Past Reviews

Regional Reviews: Washington, D.C.

A Time to Kill

Also see Susan's review of Old Times

Dion Graham and Sebastian Arcelus
Arena Stage in Washington has a crowd-pleaser in its current premiere production of A Time to Kill, Rupert Holmes' stage adaptation of John Grisham's first novel. The story of racial injustice and legal posturing fits neatly into the tradition of the courtroom thriller, but if its message is largely familiar, it's still a gripping and entertaining piece of theater.

As staged by Ethan McSweeny on James Noone's busy set, the media plays an ever-present role in the action—to the point that local television news anchor JC Hayward appears (on video screens) as a newscaster reporting on the onstage trial.

Grisham's story concerns a young lawyer in 1985 Mississippi, Jake Brigance (Sebastian Arcelus), and his defense of Carl Lee Hailey (Dion Graham), an African-American man who kills the two white men who admitted raping and beating his 10-year-old daughter. "This is the New South," insists Jake's well-bred wife Carla Jane (Erin Davie, underused), but the facts of the case are incendiary enough to bring out the Ku Klux Klan and, ultimately, the National Guard.

The moral issues are straightforward and so are the major characters, all cast and performed with strength and authority: Jake, determined to seek justice for a wronged man—but also to get the benefits that come from winning such a high-profile case; his antagonist, District Attorney Rufus Buckley (Brennan Brown), slick and openly greedy for political gain; Judge Omar Noose (Evan Thompson), a down-home fellow who doesn't stand for any nonsense in his courtroom; Ellen Roark (Rosie Benton), a law student who wants so badly to be involved in the case that she offers to work for Jake for free; and Lucien Wilbanks (John C. Vennema), Jake's mentor, who also offers assistance despite the fact that he's been disbarred. And, of course, Carl Lee, whom Graham portrays as a man of dignity and righteousness who understands that sometimes what's legal conflicts with what's right.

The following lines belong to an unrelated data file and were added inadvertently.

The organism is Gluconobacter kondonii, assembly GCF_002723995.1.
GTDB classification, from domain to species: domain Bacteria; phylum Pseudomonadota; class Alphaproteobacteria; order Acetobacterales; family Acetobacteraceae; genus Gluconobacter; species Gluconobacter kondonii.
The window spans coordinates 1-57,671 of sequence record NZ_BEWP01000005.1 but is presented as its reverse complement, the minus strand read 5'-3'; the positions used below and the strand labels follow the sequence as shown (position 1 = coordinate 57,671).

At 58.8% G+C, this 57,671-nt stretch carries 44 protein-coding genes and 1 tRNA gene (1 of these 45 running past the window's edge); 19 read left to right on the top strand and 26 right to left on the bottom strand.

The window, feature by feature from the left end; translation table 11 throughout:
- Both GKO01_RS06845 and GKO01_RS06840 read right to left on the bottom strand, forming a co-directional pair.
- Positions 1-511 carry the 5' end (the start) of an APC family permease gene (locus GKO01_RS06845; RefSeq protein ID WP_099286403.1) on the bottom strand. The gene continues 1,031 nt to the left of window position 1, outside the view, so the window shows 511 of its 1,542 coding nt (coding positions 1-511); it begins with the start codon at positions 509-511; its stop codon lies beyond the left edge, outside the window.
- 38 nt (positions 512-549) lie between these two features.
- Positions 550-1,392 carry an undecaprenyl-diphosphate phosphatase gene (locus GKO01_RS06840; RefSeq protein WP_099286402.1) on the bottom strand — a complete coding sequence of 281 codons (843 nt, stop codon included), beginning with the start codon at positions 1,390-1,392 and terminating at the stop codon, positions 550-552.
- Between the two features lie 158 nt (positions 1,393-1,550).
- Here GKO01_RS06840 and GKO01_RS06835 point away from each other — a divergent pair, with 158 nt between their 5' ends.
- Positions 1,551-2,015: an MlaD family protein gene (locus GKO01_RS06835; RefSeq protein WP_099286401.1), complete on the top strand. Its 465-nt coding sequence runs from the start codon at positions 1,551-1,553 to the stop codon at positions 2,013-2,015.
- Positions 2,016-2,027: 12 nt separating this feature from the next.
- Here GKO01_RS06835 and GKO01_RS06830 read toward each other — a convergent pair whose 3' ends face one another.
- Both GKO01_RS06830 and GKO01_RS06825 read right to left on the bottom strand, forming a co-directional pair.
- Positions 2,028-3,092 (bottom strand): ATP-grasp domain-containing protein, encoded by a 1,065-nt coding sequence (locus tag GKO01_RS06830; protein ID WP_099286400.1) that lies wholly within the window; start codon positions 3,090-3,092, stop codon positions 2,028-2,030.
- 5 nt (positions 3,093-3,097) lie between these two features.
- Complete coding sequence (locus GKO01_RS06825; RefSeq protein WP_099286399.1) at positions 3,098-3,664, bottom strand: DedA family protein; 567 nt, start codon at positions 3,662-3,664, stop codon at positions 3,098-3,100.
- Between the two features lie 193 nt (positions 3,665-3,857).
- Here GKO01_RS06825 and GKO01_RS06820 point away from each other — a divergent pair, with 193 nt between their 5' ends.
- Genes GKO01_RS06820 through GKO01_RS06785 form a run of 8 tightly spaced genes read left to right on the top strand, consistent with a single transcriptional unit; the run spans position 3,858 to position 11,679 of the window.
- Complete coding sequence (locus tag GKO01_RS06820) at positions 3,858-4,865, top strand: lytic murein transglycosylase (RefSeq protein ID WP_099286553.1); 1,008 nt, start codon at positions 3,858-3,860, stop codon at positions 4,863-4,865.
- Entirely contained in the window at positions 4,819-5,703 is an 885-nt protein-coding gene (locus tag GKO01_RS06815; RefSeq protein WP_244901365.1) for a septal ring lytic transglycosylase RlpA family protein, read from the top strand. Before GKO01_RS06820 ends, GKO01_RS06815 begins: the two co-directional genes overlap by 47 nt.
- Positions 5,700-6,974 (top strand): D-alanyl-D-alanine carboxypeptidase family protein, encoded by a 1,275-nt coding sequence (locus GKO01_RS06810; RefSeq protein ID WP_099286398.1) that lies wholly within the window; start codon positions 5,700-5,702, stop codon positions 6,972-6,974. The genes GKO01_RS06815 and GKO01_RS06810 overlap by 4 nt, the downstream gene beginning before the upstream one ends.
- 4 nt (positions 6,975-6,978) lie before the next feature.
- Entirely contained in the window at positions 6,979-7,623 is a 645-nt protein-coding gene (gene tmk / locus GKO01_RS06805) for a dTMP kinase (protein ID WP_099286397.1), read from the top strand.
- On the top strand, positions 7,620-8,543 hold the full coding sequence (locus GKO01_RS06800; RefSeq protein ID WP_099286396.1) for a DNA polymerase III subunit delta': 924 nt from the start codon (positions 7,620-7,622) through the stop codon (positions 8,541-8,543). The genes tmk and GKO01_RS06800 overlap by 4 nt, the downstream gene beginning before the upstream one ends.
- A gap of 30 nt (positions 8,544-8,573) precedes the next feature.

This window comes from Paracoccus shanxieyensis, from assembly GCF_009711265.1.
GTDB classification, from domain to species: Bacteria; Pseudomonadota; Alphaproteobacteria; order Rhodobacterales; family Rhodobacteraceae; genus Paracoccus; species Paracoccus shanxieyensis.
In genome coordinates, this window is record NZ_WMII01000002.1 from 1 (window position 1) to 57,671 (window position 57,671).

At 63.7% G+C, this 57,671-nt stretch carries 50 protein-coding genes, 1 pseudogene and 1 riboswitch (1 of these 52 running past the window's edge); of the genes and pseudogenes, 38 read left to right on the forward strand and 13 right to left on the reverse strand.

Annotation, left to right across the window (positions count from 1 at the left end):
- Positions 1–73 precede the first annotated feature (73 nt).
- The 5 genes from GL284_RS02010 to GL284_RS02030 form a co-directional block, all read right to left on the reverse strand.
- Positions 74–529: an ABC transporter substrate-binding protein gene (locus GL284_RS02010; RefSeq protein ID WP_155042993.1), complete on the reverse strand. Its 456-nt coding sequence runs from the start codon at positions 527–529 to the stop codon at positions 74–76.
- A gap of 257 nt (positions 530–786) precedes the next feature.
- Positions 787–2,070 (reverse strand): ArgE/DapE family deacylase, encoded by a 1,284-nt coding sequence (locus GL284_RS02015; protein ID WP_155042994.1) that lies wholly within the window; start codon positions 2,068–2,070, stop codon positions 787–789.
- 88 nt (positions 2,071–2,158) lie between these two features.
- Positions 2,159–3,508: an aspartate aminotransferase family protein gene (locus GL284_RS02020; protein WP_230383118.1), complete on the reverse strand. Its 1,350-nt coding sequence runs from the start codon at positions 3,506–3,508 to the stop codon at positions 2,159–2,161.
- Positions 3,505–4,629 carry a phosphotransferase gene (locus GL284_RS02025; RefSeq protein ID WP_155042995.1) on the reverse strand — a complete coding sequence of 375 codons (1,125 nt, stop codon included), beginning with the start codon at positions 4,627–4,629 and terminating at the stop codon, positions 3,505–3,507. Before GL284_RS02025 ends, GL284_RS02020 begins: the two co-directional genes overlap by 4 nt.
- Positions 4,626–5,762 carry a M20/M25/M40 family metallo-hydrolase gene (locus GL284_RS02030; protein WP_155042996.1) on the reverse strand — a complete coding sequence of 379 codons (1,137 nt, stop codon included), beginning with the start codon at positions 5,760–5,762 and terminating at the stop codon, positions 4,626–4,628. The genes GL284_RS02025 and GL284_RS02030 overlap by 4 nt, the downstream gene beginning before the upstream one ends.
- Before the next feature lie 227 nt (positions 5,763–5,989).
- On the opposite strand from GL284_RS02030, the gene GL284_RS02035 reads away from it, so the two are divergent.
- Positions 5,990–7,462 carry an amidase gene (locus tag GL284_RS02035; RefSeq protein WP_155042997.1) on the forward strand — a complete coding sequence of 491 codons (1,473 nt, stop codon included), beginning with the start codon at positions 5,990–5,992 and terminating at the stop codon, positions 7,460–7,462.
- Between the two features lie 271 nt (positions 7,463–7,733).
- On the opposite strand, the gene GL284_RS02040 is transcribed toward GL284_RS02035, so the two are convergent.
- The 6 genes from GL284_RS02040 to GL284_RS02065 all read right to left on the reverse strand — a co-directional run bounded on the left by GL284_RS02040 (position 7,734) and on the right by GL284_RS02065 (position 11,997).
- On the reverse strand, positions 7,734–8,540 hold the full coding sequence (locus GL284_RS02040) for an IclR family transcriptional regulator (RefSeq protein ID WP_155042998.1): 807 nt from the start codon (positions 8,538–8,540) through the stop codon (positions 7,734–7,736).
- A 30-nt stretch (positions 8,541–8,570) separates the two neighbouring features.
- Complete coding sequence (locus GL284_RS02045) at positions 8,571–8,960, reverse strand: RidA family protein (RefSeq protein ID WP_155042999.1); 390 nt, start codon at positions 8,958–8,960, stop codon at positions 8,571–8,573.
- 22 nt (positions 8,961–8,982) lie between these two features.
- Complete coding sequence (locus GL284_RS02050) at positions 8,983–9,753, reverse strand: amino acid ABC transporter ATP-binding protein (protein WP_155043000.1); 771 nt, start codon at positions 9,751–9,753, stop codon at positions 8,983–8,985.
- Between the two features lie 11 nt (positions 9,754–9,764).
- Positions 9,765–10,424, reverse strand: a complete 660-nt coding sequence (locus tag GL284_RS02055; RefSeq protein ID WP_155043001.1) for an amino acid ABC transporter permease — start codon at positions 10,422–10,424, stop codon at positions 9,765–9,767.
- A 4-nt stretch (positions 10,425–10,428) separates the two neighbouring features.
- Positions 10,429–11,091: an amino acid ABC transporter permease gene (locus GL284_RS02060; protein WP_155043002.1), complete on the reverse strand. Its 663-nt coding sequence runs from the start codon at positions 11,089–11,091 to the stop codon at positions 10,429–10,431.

In other words, this is comfort-food theater of a high order. The issues are clear-cut, the heroes and villains are obvious, and things work themselves out without too many unexpected twists—and it's all done at a very polished level.

Arena Stage
A Time to Kill
May 6th - June 19th
Adapted for the stage by Rupert Holmes, based on the book by John Grisham, by special arrangement with Daryl Roth
Vernon Pate, courtroom deputy: Hugh Nees
Jake Brigance, attorney: Sebastian Arcelus
Ozzie Walls, sheriff of Ford County: Chiké Johnson
Judge Omar Noose, circuit judge for Ford County: Evan Thompson
Norma, a court reporter: Trena Bolden Fields
Deputy/Cameraman: Michael Marcan
Drew Tyndale, a public defender/Cora Cobb: Deborah Hazlett
Carl Lee Hailey: Dion Graham
Rufus Buckley, D.A. of Polk County: Brennan Brown
Pete Willard/D.R. Musgrove, co-counsel to the district attorney: Joe Isenberg
Billy Ray Cobb/Terrell Grist, a redneck/Dr. Rodeheaver: Jeffrey M. Bender
Felicia Albright, a reporter: JC Hayward
Carla Jane Brigance: Erin Davie
Lucien Wilbanks: John C. Vennema
Ellen Roark: Rosie Benton
Stump Sisson, Imperial Wizard for Mississippi, KKK/Dr. W.T. Bass: Jonathan Lincoln Fried
Tonya Hailey: Nisa Shelton
Directed by Ethan McSweeny
Kreeger Theater, Arena Stage at the Mead Center for American Theater, Sixth and Maine avenues SW
Washington, DC
Ticket Information: 202-488-3300 or

Photo: Joan Marcus

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